With the critical shortage of school places likely to be a hot political topic in the run-up to the general election, Ike Ijeh reports on a growing trend for housebuilders to build the schools themselves
In the run-up to the general election, school places may emerge as one of the most hotly contested political issues. Depending on which statistics you choose to believe, the shortage from one area to the next is either acute or non-existent. But there is one region of the country where the problem cannot be disputed: London.
According to London Councils, the apolitical representative body that lobbies on behalf of London’s 33 boroughs, 133,000 additional school places will be needed in the capital by 2018, almost a third of the figure required for the whole of the UK.
Even more troubling is the expected increase of 1 million school pupils across the country predicted by the National Audit Office over the next 10 years. In London, it is expected that many boroughs will fail to meet demand for school places over the next few years.
The demographic reasons for this shortage are obvious and they largely centre on higher birth rates and a growing population. The economic explanation is not entirely different to that which afflicts London’s equally constrained housing market. At its simplest, inexorably rising land value and the fact that in real terms, London property prices have risen by an astonishing 389% since 1983, have meant that unit costs for building schools in the capital have spiralled.
But the political explanations are slightly more contentious. Some cite the 34% reduction in central government’s local authority funding; others blame fiscal largesse and mismanagement within local councils. Whatever the reason, a way out of the crisis has proved elusive.
But a solution of sorts may emerge from the unlikeliest of sources: housebuilders. St Edward is part of the Berkeley Group, one of the biggest housebuilders in the country. It is currently constructing a new school in Kensington in central London which is part of its wider Warwick Road masterplan, the redevelopment of a former government offices site into 1,000 homes by 2019.
The unusual aspect is that St Edward is building Warwick Road primary school itself, rather than making a funding contribution via a Section 106 agreement. The school will provide 210 primary school places as well as a further 26 nursery places and is part of a wider Berkeley Homes programme to deliver four other schools and 2,000 school places across the capital.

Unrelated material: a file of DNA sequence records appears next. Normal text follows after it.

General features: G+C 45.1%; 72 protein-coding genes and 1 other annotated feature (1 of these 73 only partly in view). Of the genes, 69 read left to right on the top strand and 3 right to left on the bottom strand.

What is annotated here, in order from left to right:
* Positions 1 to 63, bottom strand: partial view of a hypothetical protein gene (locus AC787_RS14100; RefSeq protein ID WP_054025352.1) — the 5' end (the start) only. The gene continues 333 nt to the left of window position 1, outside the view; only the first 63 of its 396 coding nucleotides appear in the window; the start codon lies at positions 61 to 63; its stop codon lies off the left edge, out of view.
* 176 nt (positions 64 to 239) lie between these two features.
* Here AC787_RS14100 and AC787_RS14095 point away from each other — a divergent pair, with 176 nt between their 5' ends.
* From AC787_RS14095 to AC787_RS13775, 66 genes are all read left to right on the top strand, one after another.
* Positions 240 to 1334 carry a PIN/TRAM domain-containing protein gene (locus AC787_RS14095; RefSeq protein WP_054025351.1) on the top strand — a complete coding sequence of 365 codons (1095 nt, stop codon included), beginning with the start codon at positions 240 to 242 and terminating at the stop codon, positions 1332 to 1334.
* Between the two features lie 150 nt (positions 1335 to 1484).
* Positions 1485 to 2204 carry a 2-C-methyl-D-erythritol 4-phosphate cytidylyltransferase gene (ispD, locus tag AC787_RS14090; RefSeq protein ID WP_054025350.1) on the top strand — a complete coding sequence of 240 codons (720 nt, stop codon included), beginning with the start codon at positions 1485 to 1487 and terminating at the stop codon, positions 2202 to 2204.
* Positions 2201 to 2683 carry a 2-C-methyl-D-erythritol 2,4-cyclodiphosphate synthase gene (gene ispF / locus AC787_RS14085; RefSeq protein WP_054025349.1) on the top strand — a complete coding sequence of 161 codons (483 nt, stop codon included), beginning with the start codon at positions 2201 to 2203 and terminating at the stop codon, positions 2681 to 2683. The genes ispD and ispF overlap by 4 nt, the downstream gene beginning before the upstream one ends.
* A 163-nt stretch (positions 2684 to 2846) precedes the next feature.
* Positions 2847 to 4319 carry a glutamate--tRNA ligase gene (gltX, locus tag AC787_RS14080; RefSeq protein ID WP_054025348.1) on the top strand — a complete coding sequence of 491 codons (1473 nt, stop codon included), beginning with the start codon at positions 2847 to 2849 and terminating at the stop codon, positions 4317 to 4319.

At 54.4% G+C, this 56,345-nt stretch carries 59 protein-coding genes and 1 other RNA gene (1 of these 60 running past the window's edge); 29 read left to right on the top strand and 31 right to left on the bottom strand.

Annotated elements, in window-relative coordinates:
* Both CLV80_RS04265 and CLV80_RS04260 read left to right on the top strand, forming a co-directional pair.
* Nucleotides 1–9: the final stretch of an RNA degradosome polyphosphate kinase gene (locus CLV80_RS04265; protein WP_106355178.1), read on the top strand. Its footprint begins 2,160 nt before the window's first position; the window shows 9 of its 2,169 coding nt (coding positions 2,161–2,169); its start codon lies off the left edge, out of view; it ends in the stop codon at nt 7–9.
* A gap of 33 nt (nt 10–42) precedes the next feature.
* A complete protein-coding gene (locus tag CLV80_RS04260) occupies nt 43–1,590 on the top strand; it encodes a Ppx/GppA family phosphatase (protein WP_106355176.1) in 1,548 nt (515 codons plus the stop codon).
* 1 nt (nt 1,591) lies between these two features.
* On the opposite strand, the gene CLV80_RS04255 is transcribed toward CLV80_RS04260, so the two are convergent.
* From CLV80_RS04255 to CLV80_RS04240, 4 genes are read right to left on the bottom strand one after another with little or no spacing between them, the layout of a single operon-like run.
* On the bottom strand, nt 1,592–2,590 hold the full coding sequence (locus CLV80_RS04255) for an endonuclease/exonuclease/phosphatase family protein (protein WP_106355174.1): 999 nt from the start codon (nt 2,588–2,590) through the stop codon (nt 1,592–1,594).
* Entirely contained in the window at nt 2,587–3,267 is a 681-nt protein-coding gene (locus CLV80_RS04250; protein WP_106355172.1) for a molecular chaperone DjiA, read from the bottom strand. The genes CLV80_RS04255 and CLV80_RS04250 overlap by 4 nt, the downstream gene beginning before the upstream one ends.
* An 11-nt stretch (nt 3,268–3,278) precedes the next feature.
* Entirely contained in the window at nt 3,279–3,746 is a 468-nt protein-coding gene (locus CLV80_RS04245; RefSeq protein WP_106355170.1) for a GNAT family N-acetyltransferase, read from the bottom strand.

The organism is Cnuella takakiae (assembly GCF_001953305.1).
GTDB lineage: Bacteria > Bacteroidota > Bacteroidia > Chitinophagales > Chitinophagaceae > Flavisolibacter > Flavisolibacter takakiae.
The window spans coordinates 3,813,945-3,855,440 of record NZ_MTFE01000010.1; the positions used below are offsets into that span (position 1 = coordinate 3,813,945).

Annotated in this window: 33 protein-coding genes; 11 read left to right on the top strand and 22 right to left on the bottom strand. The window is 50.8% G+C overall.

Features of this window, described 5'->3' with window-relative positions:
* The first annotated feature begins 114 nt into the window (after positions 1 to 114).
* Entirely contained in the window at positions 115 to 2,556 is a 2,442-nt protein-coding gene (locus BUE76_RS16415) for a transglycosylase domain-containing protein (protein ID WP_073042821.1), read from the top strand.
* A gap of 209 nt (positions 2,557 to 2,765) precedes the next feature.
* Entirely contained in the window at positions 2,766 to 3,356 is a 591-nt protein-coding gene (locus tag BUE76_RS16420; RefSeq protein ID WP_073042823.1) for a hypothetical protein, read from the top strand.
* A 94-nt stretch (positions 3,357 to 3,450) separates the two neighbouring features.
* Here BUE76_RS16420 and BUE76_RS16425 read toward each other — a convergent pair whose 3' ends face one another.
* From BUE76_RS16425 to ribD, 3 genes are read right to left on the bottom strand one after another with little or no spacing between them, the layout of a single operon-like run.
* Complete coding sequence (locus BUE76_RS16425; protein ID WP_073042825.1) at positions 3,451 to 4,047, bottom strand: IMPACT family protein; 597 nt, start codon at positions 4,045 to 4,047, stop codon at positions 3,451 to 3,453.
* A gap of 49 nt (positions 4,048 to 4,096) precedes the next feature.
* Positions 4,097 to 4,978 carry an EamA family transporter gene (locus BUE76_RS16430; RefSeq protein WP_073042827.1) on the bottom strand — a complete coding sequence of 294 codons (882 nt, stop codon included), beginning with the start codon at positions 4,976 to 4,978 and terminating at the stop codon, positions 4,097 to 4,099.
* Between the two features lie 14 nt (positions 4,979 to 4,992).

While Section 106 is commonly used as a statutory mechanism to extract public gain from private development, it is normally exercised via developer contributions to sources such as infrastructure, leisure, public realm or social housing rather than a direct housebuilder commitment to build a school.
Housebuilders building schools may sound like an oxymoron but Berkeley Homes are not the only residential developers who have ventured into schools construction of late. In September 2011 Redrow London built the ARK Atwood Academy, a two-form entry primary school in Westminster, as part of a planning agreement relating to a neighbouring residential scheme.
Another housebuilder, Dorchester Living, has built the Heyford Park Free School, which took its first intake of pupils in 2013 and will accommodate 840 four- to 19-year-olds by 2019. This school was also procured as part of a planning agreement relating to Dorchester Living’s wider Heyford Park masterplan, a 763-unit residential development built on a former RAF airbase. Other housebuilders, like Persimmon, have also built schools directly in the past.
Furthermore, not all examples of housebuilders building schools are driven by Section 106 agreements either. Places for People is a unique model of residential developer that delivers housing and regeneration across the country with a social and community focus. So as well as owning or managing over 148,000 homes, they have also built leisure amenities, transport links, healthcare facilities and schools.
So could housebuilders help plug the current school places shortage gap? Paul Vallone, executive chairman of St Edward, thinks they could have an important role to play. “We are increasingly seeing local authorities requesting the construction of new schools as part of our Section 106 requirements, as a direct result of the demand for school places, especially within London,” he says. “As education remains at the top of the agenda for authorities, we would expect this to continue and welcome the positive contribution schools bring to local communities.”